• Developing weekly and daily schedules so they focus their time on the activities needed to achieve their goals.

  • Dealing with time management challenges such as unexpected interruptions, non critical phone calls, high volumes of e-mail, and unproductive meetings.

Leading Effectively

To lead effectively, it’s important that Mangers and Supervisors understand and use key leadership skills so they can focus their attention on doing the things necessary to succeed, and keep from overlooking some of the common reasons for failure.

Leadership efforts that succeed usually contain 8 key elements.  These are:

  • Being proactive and willing to act.
  • Setting and communicating a clear vision and direction.
  • Establishing and maintaining credibility with the people you’re trying to lead.
  • Getting commitment.
  • Setting the example.
  • Empowering others to do what needs to be done.
  • Confronting and overcoming barriers and obstacles.
  • Managing accomplishment of day-to-day efforts.

 

“The Manager’s Toolkit”: Examples of How to Use on a Day-to-Day Basis

Examples of how Managers and Supervisors can benefit on a day-to-day basis by using the handbooks in KAW Consulting’s ” Manager’s Toolkit”.

 

To meet the demands of both our U.S. and Global Users, titles in the “Manager’s Toolkit“ are now on Kindle.

Titles include: “Meetings That Work ,”Delegating for Results“, “Coaching Skills for Managers and Supervisors“,  “Time Management for Managers and Supervisors“, “Project Management for Managers and Supervisors“, and “The Leadership Framework”.

Both U.S. and International users can purchase them from Amazon.

DESIGNED FOR MOBILITY

Because they’re on Kindle, you can use the Kindle App to store these handbooks either on your Kindle or Kindle App on your iPad, iPhone, Android, Windows Phone or other appropriate tablet, PC or laptop and have them readily accessible whenever you need one. You can use them when you’re in the office, at home, on the road, or in meetings.

This allows you to have them accessible each time you need to design a meeting, delegate a task, coach an employee, determine what you need to do to provide effective leadership in a given situation, or decide how best to manage your time.

For information on these Kindle versions either click the applicable link below, or visit your applicable Amazon website and input “Meetings That Work”, “Delegating For Results”, “Coaching Skills for Managers and Supervisors”,  “Time Management for Managers and Supervisors”, “Project management for Managers and Supervisors”, or “The Leadership Framework” in the search criteria.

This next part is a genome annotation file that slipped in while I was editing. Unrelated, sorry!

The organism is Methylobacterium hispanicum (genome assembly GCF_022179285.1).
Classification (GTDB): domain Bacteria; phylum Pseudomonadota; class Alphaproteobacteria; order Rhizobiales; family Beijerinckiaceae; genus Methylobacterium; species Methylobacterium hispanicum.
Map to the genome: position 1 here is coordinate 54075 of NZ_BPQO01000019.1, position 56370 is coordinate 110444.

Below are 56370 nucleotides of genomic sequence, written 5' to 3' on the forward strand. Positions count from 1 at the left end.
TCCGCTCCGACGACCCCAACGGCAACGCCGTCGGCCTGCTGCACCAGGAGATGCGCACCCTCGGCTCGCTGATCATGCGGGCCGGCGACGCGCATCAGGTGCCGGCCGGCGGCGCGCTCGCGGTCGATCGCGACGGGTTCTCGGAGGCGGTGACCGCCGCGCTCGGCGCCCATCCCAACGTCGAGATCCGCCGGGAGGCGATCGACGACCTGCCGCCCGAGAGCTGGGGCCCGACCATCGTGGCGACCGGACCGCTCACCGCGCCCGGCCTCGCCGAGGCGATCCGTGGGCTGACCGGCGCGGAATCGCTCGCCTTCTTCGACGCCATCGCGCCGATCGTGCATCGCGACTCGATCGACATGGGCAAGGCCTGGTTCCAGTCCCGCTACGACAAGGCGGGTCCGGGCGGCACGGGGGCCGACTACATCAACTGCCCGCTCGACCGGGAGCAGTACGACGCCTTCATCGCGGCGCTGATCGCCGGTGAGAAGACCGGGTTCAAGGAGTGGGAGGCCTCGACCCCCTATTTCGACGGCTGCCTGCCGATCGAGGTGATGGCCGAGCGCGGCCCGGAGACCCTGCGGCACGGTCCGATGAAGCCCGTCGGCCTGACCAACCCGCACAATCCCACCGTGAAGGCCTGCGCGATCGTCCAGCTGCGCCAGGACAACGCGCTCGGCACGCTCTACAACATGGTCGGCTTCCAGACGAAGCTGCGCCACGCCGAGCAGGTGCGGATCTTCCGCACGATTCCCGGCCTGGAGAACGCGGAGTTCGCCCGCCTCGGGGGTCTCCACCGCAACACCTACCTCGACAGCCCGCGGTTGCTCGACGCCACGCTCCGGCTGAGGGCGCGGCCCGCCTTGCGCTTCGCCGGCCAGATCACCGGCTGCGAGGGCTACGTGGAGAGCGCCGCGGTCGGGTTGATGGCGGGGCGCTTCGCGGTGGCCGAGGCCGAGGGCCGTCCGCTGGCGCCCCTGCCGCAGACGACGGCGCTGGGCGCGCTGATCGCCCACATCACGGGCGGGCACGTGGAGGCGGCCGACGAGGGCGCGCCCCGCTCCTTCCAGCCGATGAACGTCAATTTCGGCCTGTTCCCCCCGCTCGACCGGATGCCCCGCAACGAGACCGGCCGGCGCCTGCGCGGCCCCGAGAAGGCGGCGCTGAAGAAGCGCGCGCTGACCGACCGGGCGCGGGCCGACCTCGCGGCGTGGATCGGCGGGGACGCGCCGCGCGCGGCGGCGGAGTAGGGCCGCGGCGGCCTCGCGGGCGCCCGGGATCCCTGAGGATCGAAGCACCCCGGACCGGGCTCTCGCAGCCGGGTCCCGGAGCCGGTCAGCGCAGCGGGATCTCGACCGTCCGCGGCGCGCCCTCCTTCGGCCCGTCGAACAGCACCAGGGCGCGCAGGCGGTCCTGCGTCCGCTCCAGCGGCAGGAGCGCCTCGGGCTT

For “Meetings That Work” click here

For “Delegating For Results” click here

For “Coaching Skills for Managers and Supervisors” click here

For “Time Management for Managers and Supervisors” click here.

For “Project Management for Managers and Supervisors” click here.

For “The Leadership Framework” click here.

 

ABOUT THE “MANAGER’S TOOLKIT”

KAW Consulting’s  ” Manager’s Toolkit” is a collection of electronic handbooks that guide Supervisors and Managers step by step on how to develop and use the skills needed to deal effectively with 6 common challenges they face on a day-to-day basis. The titles in the toolkit correspond to these 6 challenges and include:

  • “Meetings That Work”
  • “Delegating For Results”
  • “Project Management for Managers and Supervisors”
  • “Coaching Skills for Managers and Supervisors”
  • “Time Management for Managers and Supervisors”
  • “The Leadership Framework” How to Provide Effective Day-to-Day Leadership.

Written in a clear, easy to understand format, these handbooks provide guidance on how to apply the basic skills needed to be successful in each of the critical areas.  They can serve as a basic guide when learning new skills, and as an important reference.

EXAMPLES OF HOW TO USE DAY-TO-DAY

To demonstrate why these handbooks can be such a useful tool, following are some examples of how a Manager or Supervisor can use them on a day-to-day basis.

Case 1: Improving Meeting Effectiveness

Tom Edwards, one of your Managers, wants to improve the meetings he holds.  As a Manager, he holds a lot of meetings—whether they’re with other group Managers, special project teams, or his staff.  Because time is precious, he wants these meetings to be as effective as possible.  To make sure he’s planned each meeting effectively, he pulls up “Meetings That Work” and follows the 8 steps for designing an effective meeting.  This helps ensure that he’s identified the meeting’s desired results, formulated an appropriate meeting purpose and agenda, invited the right participants, identified what people need to bring to the meeting or have done in advance, identified the right discussion process to use during the meeting (problem solving, brainstorming, decision making, etc.), and identified what might go wrong and he needs to avoid.

Tom uses this process for all the meetings he runs.  He can run through it quickly for smaller meetings, and use it as a detailed planning guide for longer ones.  By referring to “Meetings That Work” he’s found that his meetings are much more productive.

Case 2: Delegating Work

Sue Smith is one of your Supervisors.  Like many Supervisors, Sue has a very heavy workload.  Consequently, she needs to be able to delegate appropriate tasks to members of her staff.  As with many challenges faced by Supervisors, saying that you need to delegate more is far easier than actually doing it.  Fortunately for Sue, she has “Delegating for Results” .   This allows her to quickly refer to guidance on how to identify: